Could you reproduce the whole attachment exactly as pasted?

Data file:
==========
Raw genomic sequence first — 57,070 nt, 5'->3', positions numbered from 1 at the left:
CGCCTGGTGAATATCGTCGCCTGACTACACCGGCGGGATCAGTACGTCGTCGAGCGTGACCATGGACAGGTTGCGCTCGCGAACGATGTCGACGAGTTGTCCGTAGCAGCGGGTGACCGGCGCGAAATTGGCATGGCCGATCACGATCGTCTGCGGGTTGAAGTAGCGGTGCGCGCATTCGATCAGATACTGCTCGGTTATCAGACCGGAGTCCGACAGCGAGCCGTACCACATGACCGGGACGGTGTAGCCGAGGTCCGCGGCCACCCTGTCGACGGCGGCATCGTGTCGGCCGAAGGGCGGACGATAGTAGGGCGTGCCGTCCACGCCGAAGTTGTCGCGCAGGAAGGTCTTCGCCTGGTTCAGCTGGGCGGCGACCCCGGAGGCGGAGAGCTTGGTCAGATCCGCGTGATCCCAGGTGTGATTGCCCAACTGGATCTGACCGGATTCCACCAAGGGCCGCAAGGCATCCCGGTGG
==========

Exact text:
Raw genomic sequence first — 57,070 nt, 5'->3', positions numbered from 1 at the left:
CGCCTGGTGAATATCGTCGCCTGACTACACCGGCGGGATCAGTACGTCGTCGAGCGTGACCATGGACAGGTTGCGCTCGCGAACGATGTCGACGAGTTGTCCGTAGCAGCGGGTGACCGGCGCGAAATTGGCATGGCCGATCACGATCGTCTGCGGGTTGAAGTAGCGGTGCGCGCATTCGATCAGATACTGCTCGGTTATCAGACCGGAGTCCGACAGCGAGCCGTACCACATGACCGGGACGGTGTAGCCGAGGTCCGCGGCCACCCTGTCGACGGCGGCATCGTGTCGGCCGAAGGGCGGACGATAGTAGGGCGTGCCGTCCACGCCGAAGTTGTCGCGCAGGAAGGTCTTCGCCTGGTTCAGCTGGGCGGCGACCCCGGAGGCGGAGAGCTTGGTCAGATCCGCGTGATCCCAGGTGTGATTGCCCAACTGGATCTGACCGGATTCCACCAAGGGCCGCAAGGCATCCCGGTGG